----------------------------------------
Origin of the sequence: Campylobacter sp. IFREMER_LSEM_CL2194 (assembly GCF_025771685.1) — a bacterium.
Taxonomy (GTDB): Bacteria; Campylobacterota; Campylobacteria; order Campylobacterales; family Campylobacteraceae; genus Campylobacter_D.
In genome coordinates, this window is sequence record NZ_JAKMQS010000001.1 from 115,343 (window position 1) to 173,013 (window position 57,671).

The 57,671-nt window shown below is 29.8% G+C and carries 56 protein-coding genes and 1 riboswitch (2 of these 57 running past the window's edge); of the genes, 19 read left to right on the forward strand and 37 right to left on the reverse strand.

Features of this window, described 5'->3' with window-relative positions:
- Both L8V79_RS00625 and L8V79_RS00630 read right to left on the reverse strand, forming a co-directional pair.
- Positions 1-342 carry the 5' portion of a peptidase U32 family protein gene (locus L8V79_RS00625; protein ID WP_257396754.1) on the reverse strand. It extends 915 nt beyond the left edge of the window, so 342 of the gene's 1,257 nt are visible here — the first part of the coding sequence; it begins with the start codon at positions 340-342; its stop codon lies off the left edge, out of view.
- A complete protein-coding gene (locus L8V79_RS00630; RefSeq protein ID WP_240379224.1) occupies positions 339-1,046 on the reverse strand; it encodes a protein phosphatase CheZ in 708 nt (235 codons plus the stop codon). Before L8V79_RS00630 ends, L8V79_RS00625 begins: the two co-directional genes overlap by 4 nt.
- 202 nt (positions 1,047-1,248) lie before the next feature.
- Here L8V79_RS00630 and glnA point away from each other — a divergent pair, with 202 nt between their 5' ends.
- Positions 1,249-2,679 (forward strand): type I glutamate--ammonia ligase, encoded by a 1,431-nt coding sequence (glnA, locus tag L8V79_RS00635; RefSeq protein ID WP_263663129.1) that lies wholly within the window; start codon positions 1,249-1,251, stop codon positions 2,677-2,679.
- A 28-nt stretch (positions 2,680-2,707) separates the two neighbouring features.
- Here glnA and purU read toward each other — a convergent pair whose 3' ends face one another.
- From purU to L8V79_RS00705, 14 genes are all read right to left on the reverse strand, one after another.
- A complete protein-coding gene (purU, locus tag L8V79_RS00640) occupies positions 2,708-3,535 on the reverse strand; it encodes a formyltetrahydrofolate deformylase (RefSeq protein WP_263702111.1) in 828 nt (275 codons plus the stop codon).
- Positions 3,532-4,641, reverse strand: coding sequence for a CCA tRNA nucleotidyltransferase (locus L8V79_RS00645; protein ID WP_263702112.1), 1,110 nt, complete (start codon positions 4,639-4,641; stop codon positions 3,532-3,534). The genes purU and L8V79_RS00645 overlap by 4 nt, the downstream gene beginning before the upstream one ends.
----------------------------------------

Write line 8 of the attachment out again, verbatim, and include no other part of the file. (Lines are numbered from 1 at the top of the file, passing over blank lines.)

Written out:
- A complete protein-coding gene (locus L8V79_RS00630; RefSeq protein ID WP_240379224.1) occupies positions 339-1,046 on the reverse strand; it encodes a protein phosphatase CheZ in 708 nt (235 codons plus the stop codon). Before L8V79_RS00630 ends, L8V79_RS00625 begins: the two co-directional genes overlap by 4 nt.